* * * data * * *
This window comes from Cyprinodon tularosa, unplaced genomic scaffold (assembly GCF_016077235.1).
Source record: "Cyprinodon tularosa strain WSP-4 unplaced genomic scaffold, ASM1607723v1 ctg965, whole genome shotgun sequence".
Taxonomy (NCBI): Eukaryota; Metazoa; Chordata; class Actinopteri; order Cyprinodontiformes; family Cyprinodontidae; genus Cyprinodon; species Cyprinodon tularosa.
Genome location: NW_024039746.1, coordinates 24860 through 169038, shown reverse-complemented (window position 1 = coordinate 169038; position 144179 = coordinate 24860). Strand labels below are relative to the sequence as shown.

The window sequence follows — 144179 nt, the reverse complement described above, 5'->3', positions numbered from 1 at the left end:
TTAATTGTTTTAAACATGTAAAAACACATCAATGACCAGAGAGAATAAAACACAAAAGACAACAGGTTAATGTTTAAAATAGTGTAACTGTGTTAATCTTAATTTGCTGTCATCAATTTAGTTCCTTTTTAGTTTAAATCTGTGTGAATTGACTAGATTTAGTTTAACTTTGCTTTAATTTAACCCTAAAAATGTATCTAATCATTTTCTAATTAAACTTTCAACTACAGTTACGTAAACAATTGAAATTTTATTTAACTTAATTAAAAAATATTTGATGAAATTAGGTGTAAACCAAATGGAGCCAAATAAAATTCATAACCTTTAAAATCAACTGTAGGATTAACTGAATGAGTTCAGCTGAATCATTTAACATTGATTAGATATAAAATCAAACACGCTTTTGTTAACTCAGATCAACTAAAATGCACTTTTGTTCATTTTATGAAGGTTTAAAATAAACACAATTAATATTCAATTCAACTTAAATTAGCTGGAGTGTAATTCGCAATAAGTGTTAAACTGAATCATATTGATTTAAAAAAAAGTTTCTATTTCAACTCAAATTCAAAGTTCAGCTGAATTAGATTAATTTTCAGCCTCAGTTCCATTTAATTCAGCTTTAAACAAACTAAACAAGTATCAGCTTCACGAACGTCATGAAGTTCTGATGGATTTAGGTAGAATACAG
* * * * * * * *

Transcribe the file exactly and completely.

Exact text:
This window comes from Cyprinodon tularosa, unplaced genomic scaffold (assembly GCF_016077235.1).
Source record: "Cyprinodon tularosa strain WSP-4 unplaced genomic scaffold, ASM1607723v1 ctg965, whole genome shotgun sequence".
Taxonomy (NCBI): Eukaryota; Metazoa; Chordata; class Actinopteri; order Cyprinodontiformes; family Cyprinodontidae; genus Cyprinodon; species Cyprinodon tularosa.
Genome location: NW_024039746.1, coordinates 24860 through 169038, shown reverse-complemented (window position 1 = coordinate 169038; position 144179 = coordinate 24860). Strand labels below are relative to the sequence as shown.

The window sequence follows — 144179 nt, the reverse complement described above, 5'->3', positions numbered from 1 at the left end:
TTAATTGTTTTAAACATGTAAAAACACATCAATGACCAGAGAGAATAAAACACAAAAGACAACAGGTTAATGTTTAAAATAGTGTAACTGTGTTAATCTTAATTTGCTGTCATCAATTTAGTTCCTTTTTAGTTTAAATCTGTGTGAATTGACTAGATTTAGTTTAACTTTGCTTTAATTTAACCCTAAAAATGTATCTAATCATTTTCTAATTAAACTTTCAACTACAGTTACGTAAACAATTGAAATTTTATTTAACTTAATTAAAAAATATTTGATGAAATTAGGTGTAAACCAAATGGAGCCAAATAAAATTCATAACCTTTAAAATCAACTGTAGGATTAACTGAATGAGTTCAGCTGAATCATTTAACATTGATTAGATATAAAATCAAACACGCTTTTGTTAACTCAGATCAACTAAAATGCACTTTTGTTCATTTTATGAAGGTTTAAAATAAACACAATTAATATTCAATTCAACTTAAATTAGCTGGAGTGTAATTCGCAATAAGTGTTAAACTGAATCATATTGATTTAAAAAAAAGTTTCTATTTCAACTCAAATTCAAAGTTCAGCTGAATTAGATTAATTTTCAGCCTCAGTTCCATTTAATTCAGCTTTAAACAAACTAAACAAGTATCAGCTTCACGAACGTCATGAAGTTCTGATGGATTTAGGTAGAATACAG